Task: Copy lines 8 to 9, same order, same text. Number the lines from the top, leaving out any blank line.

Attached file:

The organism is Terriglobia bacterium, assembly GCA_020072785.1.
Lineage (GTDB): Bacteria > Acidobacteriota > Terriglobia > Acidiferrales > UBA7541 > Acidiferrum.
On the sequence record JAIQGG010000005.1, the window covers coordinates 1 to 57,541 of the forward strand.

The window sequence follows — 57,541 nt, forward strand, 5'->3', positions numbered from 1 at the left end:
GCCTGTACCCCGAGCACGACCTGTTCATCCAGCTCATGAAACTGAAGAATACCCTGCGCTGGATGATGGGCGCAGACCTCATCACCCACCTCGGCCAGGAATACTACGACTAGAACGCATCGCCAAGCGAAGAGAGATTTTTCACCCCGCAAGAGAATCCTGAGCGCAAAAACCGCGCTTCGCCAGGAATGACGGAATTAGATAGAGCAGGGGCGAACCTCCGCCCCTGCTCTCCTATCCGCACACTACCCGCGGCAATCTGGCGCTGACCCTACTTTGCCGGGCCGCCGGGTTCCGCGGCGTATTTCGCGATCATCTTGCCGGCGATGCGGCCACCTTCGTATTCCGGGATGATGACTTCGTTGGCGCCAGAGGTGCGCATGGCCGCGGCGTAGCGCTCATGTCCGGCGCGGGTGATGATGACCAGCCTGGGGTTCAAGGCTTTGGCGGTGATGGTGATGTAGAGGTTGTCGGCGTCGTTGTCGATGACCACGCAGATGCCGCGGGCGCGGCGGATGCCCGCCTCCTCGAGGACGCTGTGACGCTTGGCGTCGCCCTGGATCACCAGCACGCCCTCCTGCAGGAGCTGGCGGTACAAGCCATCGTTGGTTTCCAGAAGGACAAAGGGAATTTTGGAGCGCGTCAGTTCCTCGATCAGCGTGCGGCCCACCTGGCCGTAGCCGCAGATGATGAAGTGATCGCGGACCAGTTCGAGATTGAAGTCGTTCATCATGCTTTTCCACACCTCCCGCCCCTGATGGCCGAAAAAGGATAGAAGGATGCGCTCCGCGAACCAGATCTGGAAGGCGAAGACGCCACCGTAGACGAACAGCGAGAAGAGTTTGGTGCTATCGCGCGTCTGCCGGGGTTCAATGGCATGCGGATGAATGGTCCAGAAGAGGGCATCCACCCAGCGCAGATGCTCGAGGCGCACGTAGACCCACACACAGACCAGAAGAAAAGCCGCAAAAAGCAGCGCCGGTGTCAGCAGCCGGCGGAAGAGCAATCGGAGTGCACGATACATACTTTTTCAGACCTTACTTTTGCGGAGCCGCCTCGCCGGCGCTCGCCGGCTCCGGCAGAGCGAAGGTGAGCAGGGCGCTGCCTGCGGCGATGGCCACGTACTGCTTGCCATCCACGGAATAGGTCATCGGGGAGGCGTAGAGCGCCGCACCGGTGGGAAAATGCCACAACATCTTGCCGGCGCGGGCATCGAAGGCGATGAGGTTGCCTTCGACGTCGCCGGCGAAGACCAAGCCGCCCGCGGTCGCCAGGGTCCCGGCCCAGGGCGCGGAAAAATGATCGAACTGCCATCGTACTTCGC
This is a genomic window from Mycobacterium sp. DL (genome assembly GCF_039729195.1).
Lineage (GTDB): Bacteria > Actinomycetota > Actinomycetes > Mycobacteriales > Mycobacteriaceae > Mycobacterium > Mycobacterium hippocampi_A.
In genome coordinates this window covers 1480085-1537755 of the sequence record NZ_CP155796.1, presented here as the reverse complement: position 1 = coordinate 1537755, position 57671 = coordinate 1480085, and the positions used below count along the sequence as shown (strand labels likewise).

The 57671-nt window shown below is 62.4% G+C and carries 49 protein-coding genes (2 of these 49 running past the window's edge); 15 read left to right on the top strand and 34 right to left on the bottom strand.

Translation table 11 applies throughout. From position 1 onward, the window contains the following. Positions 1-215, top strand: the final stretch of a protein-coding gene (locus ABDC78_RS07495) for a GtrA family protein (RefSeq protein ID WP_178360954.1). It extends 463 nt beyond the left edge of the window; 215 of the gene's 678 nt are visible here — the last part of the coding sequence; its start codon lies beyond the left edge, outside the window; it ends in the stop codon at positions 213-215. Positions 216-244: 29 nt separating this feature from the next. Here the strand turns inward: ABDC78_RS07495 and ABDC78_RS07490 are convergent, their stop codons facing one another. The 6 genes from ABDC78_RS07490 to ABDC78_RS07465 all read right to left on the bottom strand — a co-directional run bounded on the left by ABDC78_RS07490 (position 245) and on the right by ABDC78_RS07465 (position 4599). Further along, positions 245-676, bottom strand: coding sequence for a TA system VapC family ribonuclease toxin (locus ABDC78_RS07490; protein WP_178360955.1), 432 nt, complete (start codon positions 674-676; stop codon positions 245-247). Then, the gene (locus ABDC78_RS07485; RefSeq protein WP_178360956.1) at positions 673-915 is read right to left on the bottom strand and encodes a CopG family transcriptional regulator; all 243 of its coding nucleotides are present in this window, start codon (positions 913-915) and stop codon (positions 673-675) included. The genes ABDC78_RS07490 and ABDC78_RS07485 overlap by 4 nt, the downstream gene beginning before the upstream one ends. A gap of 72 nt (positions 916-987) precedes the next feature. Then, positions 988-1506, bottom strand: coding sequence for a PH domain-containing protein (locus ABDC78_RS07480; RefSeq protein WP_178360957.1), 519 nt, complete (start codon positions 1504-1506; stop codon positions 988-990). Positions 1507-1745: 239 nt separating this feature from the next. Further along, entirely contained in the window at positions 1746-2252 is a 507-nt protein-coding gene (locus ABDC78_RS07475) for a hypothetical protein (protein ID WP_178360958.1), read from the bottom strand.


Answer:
In genome coordinates this window covers 1480085-1537755 of the sequence record NZ_CP155796.1, presented here as the reverse complement: position 1 = coordinate 1537755, position 57671 = coordinate 1480085, and the positions used below count along the sequence as shown (strand labels likewise).

The 57671-nt window shown below is 62.4% G+C and carries 49 protein-coding genes (2 of these 49 running past the window's edge); 15 read left to right on the top strand and 34 right to left on the bottom strand.